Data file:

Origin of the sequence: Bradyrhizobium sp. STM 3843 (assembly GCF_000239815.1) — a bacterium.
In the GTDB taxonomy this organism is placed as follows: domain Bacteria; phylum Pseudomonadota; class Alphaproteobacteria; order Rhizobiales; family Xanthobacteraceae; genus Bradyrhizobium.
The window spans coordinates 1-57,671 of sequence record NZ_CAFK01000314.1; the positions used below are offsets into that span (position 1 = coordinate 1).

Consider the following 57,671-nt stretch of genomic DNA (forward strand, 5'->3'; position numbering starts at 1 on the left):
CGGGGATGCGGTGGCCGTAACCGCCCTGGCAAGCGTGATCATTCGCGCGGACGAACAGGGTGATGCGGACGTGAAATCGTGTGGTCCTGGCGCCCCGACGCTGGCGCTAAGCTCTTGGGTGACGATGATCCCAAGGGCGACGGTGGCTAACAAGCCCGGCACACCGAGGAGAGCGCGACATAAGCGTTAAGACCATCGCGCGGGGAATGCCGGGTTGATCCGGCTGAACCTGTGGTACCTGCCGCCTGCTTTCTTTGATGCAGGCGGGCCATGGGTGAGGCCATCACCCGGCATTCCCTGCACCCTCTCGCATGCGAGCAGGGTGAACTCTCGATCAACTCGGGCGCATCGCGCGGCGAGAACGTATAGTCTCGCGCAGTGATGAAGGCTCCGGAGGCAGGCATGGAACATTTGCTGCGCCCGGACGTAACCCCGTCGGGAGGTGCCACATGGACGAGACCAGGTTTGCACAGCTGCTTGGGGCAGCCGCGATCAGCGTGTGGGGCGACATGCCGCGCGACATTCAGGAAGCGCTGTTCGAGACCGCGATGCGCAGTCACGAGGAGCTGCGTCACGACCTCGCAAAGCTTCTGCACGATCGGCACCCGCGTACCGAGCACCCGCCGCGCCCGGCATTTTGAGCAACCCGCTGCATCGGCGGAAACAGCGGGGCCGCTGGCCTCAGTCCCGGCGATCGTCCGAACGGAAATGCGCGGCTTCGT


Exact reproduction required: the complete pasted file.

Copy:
Origin of the sequence: Bradyrhizobium sp. STM 3843 (assembly GCF_000239815.1) — a bacterium.
In the GTDB taxonomy this organism is placed as follows: domain Bacteria; phylum Pseudomonadota; class Alphaproteobacteria; order Rhizobiales; family Xanthobacteraceae; genus Bradyrhizobium.
The window spans coordinates 1-57,671 of sequence record NZ_CAFK01000314.1; the positions used below are offsets into that span (position 1 = coordinate 1).

Consider the following 57,671-nt stretch of genomic DNA (forward strand, 5'->3'; position numbering starts at 1 on the left):
CGGGGATGCGGTGGCCGTAACCGCCCTGGCAAGCGTGATCATTCGCGCGGACGAACAGGGTGATGCGGACGTGAAATCGTGTGGTCCTGGCGCCCCGACGCTGGCGCTAAGCTCTTGGGTGACGATGATCCCAAGGGCGACGGTGGCTAACAAGCCCGGCACACCGAGGAGAGCGCGACATAAGCGTTAAGACCATCGCGCGGGGAATGCCGGGTTGATCCGGCTGAACCTGTGGTACCTGCCGCCTGCTTTCTTTGATGCAGGCGGGCCATGGGTGAGGCCATCACCCGGCATTCCCTGCACCCTCTCGCATGCGAGCAGGGTGAACTCTCGATCAACTCGGGCGCATCGCGCGGCGAGAACGTATAGTCTCGCGCAGTGATGAAGGCTCCGGAGGCAGGCATGGAACATTTGCTGCGCCCGGACGTAACCCCGTCGGGAGGTGCCACATGGACGAGACCAGGTTTGCACAGCTGCTTGGGGCAGCCGCGATCAGCGTGTGGGGCGACATGCCGCGCGACATTCAGGAAGCGCTGTTCGAGACCGCGATGCGCAGTCACGAGGAGCTGCGTCACGACCTCGCAAAGCTTCTGCACGATCGGCACCCGCGTACCGAGCACCCGCCGCGCCCGGCATTTTGAGCAACCCGCTGCATCGGCGGAAACAGCGGGGCCGCTGGCCTCAGTCCCGGCGATCGTCCGAACGGAAATGCGCGGCTTCGT